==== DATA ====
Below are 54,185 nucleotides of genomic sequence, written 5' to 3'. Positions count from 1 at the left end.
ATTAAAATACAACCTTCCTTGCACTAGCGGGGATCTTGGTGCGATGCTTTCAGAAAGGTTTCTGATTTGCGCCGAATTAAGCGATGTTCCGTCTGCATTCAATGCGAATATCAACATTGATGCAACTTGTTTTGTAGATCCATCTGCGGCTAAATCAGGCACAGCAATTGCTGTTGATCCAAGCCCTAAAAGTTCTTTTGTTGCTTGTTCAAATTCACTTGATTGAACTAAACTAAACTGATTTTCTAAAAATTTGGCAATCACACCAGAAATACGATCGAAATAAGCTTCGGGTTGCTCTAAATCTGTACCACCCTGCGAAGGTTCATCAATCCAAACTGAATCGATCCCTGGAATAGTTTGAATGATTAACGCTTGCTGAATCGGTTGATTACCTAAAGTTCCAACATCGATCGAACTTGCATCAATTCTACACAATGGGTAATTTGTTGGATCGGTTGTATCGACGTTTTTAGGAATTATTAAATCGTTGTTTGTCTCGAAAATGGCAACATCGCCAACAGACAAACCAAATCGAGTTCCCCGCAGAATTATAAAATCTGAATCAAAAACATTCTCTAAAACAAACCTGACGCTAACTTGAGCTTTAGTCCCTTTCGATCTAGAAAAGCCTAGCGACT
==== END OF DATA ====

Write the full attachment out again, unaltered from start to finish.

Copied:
Below are 54,185 nucleotides of genomic sequence, written 5' to 3'. Positions count from 1 at the left end.
ATTAAAATACAACCTTCCTTGCACTAGCGGGGATCTTGGTGCGATGCTTTCAGAAAGGTTTCTGATTTGCGCCGAATTAAGCGATGTTCCGTCTGCATTCAATGCGAATATCAACATTGATGCAACTTGTTTTGTAGATCCATCTGCGGCTAAATCAGGCACAGCAATTGCTGTTGATCCAAGCCCTAAAAGTTCTTTTGTTGCTTGTTCAAATTCACTTGATTGAACTAAACTAAACTGATTTTCTAAAAATTTGGCAATCACACCAGAAATACGATCGAAATAAGCTTCGGGTTGCTCTAAATCTGTACCACCCTGCGAAGGTTCATCAATCCAAACTGAATCGATCCCTGGAATAGTTTGAATGATTAACGCTTGCTGAATCGGTTGATTACCTAAAGTTCCAACATCGATCGAACTTGCATCAATTCTACACAATGGGTAATTTGTTGGATCGGTTGTATCGACGTTTTTAGGAATTATTAAATCGTTGTTTGTCTCGAAAATGGCAACATCGCCAACAGACAAACCAAATCGAGTTCCCCGCAGAATTATAAAATCTGAATCAAAAACATTCTCTAAAACAAACCTGACGCTAACTTGAGCTTTAGTCCCTTTCGATCTAGAAAAGCCTAGCGACT